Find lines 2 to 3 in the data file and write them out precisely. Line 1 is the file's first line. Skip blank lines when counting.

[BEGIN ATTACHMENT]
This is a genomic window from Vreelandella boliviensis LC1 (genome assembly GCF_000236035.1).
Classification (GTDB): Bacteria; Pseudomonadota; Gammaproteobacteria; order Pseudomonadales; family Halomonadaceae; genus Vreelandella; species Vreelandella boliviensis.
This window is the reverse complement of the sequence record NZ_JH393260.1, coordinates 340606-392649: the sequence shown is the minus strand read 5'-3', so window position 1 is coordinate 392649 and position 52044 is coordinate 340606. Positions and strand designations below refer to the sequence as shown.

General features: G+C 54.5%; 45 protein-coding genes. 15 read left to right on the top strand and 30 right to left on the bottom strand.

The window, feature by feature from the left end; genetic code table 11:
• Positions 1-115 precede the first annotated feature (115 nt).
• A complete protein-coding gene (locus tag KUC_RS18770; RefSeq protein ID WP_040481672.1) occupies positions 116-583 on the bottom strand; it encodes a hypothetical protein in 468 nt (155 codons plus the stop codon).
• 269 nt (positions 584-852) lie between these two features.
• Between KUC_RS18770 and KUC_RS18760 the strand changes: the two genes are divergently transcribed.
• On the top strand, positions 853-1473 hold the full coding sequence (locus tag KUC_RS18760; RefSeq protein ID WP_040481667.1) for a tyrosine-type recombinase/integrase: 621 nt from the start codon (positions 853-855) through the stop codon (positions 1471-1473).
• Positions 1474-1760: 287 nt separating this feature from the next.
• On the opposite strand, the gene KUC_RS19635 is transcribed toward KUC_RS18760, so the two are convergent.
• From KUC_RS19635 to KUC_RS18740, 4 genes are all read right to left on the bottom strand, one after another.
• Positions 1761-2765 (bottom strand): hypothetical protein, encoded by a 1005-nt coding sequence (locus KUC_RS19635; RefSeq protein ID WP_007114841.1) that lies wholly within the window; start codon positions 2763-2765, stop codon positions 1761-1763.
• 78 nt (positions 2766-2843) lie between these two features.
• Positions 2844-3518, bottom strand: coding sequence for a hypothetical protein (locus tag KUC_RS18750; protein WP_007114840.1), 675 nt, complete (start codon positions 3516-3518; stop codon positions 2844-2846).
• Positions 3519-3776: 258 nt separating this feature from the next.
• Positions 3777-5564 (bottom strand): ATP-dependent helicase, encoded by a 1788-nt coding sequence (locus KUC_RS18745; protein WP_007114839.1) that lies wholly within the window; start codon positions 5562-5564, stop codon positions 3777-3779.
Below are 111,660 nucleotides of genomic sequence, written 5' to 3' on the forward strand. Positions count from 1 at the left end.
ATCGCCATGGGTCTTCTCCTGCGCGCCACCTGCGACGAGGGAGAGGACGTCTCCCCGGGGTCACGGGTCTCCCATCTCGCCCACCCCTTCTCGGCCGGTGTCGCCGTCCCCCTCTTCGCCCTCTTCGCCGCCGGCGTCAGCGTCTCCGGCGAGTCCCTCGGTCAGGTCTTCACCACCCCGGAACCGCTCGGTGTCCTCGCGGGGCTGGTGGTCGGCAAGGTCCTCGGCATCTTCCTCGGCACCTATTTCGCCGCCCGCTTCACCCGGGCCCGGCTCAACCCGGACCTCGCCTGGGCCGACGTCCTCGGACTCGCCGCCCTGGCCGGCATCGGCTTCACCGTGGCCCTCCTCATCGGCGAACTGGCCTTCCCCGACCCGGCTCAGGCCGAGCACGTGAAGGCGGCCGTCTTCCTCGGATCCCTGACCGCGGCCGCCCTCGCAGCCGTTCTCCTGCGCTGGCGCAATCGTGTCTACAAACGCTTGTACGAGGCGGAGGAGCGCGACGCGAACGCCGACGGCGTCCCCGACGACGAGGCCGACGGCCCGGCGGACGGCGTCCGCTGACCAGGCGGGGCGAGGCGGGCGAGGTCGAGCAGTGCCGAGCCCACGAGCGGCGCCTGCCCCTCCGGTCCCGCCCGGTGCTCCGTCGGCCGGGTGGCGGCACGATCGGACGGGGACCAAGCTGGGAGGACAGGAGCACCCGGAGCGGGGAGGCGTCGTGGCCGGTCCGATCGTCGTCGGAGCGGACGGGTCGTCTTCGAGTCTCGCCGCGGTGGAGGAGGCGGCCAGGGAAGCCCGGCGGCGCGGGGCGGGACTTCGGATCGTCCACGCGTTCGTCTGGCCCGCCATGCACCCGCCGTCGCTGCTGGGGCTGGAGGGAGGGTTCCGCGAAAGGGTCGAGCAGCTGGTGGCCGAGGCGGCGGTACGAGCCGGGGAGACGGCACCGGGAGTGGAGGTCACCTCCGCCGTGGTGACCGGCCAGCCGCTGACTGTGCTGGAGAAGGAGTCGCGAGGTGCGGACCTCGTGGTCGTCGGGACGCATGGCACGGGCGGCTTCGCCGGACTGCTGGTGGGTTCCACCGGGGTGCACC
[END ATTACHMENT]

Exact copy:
Classification (GTDB): Bacteria; Pseudomonadota; Gammaproteobacteria; order Pseudomonadales; family Halomonadaceae; genus Vreelandella; species Vreelandella boliviensis.
This window is the reverse complement of the sequence record NZ_JH393260.1, coordinates 340606-392649: the sequence shown is the minus strand read 5'-3', so window position 1 is coordinate 392649 and position 52044 is coordinate 340606. Positions and strand designations below refer to the sequence as shown.